An IHC high-wheeled Auto-Buggy. Photo courtesy of the Wisconsin Historical Society.
Elmer J. Baker, Jr., (1889-1964) was once editor of Farm Implement News, a publication for farm implement dealers, Even though retired as editor he continued to write a regular column called “Reflections” for Implement & Tractor, which FIN had become, almost up until the time of his death. In the Oct. 7, 1963 issue of I & T, he responded to a letter he’d just received from a 2nd generation IHC dealer, Ralph Chalenburg, owner of Chalenburg Implement in Starbuck, Minnesota, who had written:
“My Dad once sold a Big Bull tractor. One was enough. Then it got to be Heider and later Huber. He also once sold a 45 hp Mogul and a Buffalo Pitts thresher for a custom operation.
He often told of going out every morning in an IHC high-wheeler auto-buggy. My first auto ride was in one, before I was born, when Dad took Mom to the hospital in it. Then there was getting the thing going for the day’s threshing. It was sometimes more work getting the little engine started than the big one.
(The Reflector vividly recalls watching C.W. Marsh, FIN’s first editor, cranking and cranking his IHC auto-buggy. The crank was at the side of the body below the front seat. But when it started, it got you through sand or mud, just so there was gravel deep down for those narrow hard-rubber tires on the high wheels to bite into. Where the IHC auto-buggy couldn’t go, only one thing could: A buckboard with a span of mules.)
‘My Dad later,’ continues our correspondent, ‘became an IHC dealer, retiring in 1947 when it looked as if IHC would be anything except farm implements. The white-goods did not appeal to my Dad, or to me, and when the blockman remarked that they were going to take the icebox business away from Frigidaire, Dad said that IHC had as much business making such units as Frigidaire had building corn binders, and that in 10 years IHC would be out of the white-goods field. He missed the timing by about 6 weeks.
My first personal new tractor was with the old Farmall with the open steering gear. Don’t ever hold that wheel in anything but the firmest possible grip with those straight-cut gears.
I got quite an education on the traded-in Fordsons and later the 10-20s and 15-30s. The F-12 was the rage for a while. How Dad could ever convince a farmer that it would do more than an Allis WC, I still don’t understand, but he did. (Some folk call it salesmanship.—Ex-Ed. FIN)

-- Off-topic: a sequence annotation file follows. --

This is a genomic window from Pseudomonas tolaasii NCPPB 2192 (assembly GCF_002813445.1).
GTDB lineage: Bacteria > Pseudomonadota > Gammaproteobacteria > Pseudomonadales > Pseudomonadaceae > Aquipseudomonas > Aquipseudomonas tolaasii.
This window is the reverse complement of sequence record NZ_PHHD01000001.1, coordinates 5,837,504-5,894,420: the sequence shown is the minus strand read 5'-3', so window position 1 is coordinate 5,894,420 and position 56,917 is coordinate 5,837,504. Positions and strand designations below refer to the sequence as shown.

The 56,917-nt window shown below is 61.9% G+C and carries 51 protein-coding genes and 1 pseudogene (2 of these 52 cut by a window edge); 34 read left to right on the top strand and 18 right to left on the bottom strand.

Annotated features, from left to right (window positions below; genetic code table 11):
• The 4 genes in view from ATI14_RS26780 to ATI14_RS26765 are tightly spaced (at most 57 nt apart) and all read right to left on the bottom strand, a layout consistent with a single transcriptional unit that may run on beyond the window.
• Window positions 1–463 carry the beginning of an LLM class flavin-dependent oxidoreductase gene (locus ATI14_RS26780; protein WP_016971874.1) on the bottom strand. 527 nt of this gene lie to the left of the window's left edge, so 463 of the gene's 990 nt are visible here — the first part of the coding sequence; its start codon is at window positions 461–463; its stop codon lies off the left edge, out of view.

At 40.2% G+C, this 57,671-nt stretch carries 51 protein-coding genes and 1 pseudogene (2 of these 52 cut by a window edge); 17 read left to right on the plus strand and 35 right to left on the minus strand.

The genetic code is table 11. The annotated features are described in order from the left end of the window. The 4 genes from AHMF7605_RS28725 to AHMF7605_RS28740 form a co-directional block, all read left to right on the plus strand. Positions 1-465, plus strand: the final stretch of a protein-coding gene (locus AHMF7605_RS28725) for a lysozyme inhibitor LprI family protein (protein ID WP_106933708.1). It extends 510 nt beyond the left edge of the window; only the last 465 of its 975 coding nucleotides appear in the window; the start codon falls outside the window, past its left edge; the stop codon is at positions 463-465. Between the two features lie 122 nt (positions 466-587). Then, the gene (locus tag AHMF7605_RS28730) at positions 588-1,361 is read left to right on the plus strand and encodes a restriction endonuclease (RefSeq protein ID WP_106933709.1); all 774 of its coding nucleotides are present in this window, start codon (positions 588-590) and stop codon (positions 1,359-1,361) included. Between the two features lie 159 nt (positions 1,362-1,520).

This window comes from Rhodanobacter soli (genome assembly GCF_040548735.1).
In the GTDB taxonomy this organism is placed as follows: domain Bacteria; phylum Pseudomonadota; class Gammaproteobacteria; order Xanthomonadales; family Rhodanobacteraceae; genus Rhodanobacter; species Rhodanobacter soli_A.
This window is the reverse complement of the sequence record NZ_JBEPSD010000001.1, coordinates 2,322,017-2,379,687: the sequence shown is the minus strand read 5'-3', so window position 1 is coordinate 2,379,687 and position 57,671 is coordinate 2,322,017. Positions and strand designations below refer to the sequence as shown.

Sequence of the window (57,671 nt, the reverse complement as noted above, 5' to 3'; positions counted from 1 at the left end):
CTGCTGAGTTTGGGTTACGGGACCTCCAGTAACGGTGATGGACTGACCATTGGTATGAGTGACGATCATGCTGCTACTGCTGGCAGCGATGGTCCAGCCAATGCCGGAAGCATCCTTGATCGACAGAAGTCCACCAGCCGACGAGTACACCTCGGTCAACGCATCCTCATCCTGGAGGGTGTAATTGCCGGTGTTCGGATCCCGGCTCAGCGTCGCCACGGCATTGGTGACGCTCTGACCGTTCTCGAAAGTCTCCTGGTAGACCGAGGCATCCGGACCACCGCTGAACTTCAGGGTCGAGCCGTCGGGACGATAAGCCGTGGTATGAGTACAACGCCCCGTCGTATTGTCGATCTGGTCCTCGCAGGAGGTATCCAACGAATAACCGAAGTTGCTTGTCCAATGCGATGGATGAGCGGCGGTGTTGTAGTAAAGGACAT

My Dad wouldn’t sell an F-12 for $650 unless he could net out $100 over the invoice. That’s all they’re now getting on $6,000 units!
The old A-6 combine was not only our bread-and-butter but also gravy for many years. Up to 30 new ones a year; never less than 15! Even farmers who had either green or yellow or Technicolor-red blood in their veins would come in here, almost total strangers to us as far as machinery sales were concerned and buy A-6’s. (Sam here, I don’t understand this statement. As far as I know, IHC never made an A-6 combine, although Case did. I know that because I worked with a Case A-6 back in my youth. Well, there’s no one around in 2015 to ask for clarification. Did any reader ever hear of an IHC A-6 combine?)
Dad learned about burning kerosene from one of the old Heiders he sold. The farmer was plowing in cool fall weather, and he had to continuously drain his crankcase because the oil level kept rising. They began to think they had an oil well on wheels. They changed the oil every 30 hours, which was the only thing that saved the engine. It seemed the trouble was all caused by dilution of kerosene in the oil from a cool running engine with no temperature control. The old Oil Pull really had something, with their exhaust-draft cooling. More load, more draft, more cooling—and vice-versa.”
We can no longer hear first-hand reminiscences from the old-timers who were there at the beginning—they’re all gone—however I enjoy these 2nd-hand accounts.